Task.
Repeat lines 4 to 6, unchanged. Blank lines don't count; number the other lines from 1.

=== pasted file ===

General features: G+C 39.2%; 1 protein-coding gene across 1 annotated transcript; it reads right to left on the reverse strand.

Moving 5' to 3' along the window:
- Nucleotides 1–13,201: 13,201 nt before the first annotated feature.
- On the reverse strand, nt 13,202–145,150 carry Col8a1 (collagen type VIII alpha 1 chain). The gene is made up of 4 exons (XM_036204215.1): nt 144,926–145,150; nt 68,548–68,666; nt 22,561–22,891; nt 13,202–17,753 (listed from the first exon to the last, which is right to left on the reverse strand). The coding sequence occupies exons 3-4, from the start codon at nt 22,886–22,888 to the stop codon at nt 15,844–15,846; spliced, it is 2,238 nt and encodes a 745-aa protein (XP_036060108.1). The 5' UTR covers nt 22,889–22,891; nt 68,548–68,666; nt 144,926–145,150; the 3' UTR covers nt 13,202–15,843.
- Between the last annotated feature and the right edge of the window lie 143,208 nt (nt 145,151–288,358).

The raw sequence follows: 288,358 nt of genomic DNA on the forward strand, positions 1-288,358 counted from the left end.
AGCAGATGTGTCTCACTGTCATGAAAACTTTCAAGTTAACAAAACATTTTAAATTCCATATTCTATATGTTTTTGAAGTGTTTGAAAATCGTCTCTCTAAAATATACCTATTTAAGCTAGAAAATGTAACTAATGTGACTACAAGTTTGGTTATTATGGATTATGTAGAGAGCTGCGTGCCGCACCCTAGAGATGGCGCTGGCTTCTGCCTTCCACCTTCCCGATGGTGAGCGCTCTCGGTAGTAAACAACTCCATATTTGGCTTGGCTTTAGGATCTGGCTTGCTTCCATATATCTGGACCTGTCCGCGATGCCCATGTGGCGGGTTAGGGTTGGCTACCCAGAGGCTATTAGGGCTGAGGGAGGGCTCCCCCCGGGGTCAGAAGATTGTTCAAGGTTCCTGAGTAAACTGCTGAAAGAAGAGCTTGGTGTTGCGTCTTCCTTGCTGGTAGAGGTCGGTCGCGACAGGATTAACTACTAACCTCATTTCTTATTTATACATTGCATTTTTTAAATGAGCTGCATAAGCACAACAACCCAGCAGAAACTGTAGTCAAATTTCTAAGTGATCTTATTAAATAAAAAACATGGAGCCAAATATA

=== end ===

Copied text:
- On the reverse strand, nt 13,202–145,150 carry Col8a1 (collagen type VIII alpha 1 chain). The gene is made up of 4 exons (XM_036204215.1): nt 144,926–145,150; nt 68,548–68,666; nt 22,561–22,891; nt 13,202–17,753 (listed from the first exon to the last, which is right to left on the reverse strand). The coding sequence occupies exons 3-4, from the start codon at nt 22,886–22,888 to the stop codon at nt 15,844–15,846; spliced, it is 2,238 nt and encodes a 745-aa protein (XP_036060108.1). The 5' UTR covers nt 22,889–22,891; nt 68,548–68,666; nt 144,926–145,150; the 3' UTR covers nt 13,202–15,843.
- Between the last annotated feature and the right edge of the window lie 143,208 nt (nt 145,151–288,358).

The raw sequence follows: 288,358 nt of genomic DNA on the forward strand, positions 1-288,358 counted from the left end.